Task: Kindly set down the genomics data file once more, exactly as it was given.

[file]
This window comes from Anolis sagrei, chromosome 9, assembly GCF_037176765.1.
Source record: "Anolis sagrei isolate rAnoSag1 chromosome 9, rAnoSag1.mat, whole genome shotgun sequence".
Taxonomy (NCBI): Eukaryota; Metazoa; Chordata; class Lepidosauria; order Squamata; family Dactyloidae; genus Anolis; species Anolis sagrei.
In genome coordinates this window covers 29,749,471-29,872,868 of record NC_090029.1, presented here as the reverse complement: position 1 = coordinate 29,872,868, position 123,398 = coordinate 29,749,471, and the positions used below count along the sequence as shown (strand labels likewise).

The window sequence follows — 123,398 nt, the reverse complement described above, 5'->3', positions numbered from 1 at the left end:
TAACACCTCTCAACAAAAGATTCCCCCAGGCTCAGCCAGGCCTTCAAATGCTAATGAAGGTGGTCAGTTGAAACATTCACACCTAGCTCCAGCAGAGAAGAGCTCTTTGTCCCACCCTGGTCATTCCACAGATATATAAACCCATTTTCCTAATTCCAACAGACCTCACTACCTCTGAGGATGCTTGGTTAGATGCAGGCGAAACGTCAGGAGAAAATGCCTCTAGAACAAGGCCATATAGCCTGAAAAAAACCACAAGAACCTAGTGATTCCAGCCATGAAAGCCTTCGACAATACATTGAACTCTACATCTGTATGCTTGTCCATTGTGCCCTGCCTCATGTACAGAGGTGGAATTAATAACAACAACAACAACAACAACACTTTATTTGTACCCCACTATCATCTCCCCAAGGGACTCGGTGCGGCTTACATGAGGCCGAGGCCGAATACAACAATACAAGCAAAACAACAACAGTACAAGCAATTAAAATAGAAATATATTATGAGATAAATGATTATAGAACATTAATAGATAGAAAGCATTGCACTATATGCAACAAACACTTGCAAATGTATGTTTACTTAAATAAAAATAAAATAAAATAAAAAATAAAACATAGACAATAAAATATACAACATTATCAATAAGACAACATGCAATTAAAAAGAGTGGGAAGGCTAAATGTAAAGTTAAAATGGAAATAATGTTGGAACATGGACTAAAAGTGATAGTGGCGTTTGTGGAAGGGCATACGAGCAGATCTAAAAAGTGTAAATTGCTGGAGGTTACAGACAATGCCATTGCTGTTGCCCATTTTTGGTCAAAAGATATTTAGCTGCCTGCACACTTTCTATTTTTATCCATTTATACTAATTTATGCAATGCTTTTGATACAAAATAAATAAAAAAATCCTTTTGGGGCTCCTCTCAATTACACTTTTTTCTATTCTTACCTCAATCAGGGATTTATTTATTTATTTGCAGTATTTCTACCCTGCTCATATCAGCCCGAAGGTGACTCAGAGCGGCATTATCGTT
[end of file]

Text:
This window comes from Anolis sagrei, chromosome 9, assembly GCF_037176765.1.
Source record: "Anolis sagrei isolate rAnoSag1 chromosome 9, rAnoSag1.mat, whole genome shotgun sequence".
Taxonomy (NCBI): Eukaryota; Metazoa; Chordata; class Lepidosauria; order Squamata; family Dactyloidae; genus Anolis; species Anolis sagrei.
In genome coordinates this window covers 29,749,471-29,872,868 of record NC_090029.1, presented here as the reverse complement: position 1 = coordinate 29,872,868, position 123,398 = coordinate 29,749,471, and the positions used below count along the sequence as shown (strand labels likewise).

The window sequence follows — 123,398 nt, the reverse complement described above, 5'->3', positions numbered from 1 at the left end:
TAACACCTCTCAACAAAAGATTCCCCCAGGCTCAGCCAGGCCTTCAAATGCTAATGAAGGTGGTCAGTTGAAACATTCACACCTAGCTCCAGCAGAGAAGAGCTCTTTGTCCCACCCTGGTCATTCCACAGATATATAAACCCATTTTCCTAATTCCAACAGACCTCACTACCTCTGAGGATGCTTGGTTAGATGCAGGCGAAACGTCAGGAGAAAATGCCTCTAGAACAAGGCCATATAGCCTGAAAAAAACCACAAGAACCTAGTGATTCCAGCCATGAAAGCCTTCGACAATACATTGAACTCTACATCTGTATGCTTGTCCATTGTGCCCTGCCTCATGTACAGAGGTGGAATTAATAACAACAACAACAACAACAACACTTTATTTGTACCCCACTATCATCTCCCCAAGGGACTCGGTGCGGCTTACATGAGGCCGAGGCCGAATACAACAATACAAGCAAAACAACAACAGTACAAGCAATTAAAATAGAAATATATTATGAGATAAATGATTATAGAACATTAATAGATAGAAAGCATTGCACTATATGCAACAAACACTTGCAAATGTATGTTTACTTAAATAAAAATAAAATAAAATAAAAAATAAAACATAGACAATAAAATATACAACATTATCAATAAGACAACATGCAATTAAAAAGAGTGGGAAGGCTAAATGTAAAGTTAAAATGGAAATAATGTTGGAACATGGACTAAAAGTGATAGTGGCGTTTGTGGAAGGGCATACGAGCAGATCTAAAAAGTGTAAATTGCTGGAGGTTACAGACAATGCCATTGCTGTTGCCCATTTTTGGTCAAAAGATATTTAGCTGCCTGCACACTTTCTATTTTTATCCATTTATACTAATTTATGCAATGCTTTTGATACAAAATAAATAAAAAAATCCTTTTGGGGCTCCTCTCAATTACACTTTTTTCTATTCTTACCTCAATCAGGGATTTATTTATTTATTTGCAGTATTTCTACCCTGCTCATATCAGCCCGAAGGTGACTCAGAGCGGCATTATCGTT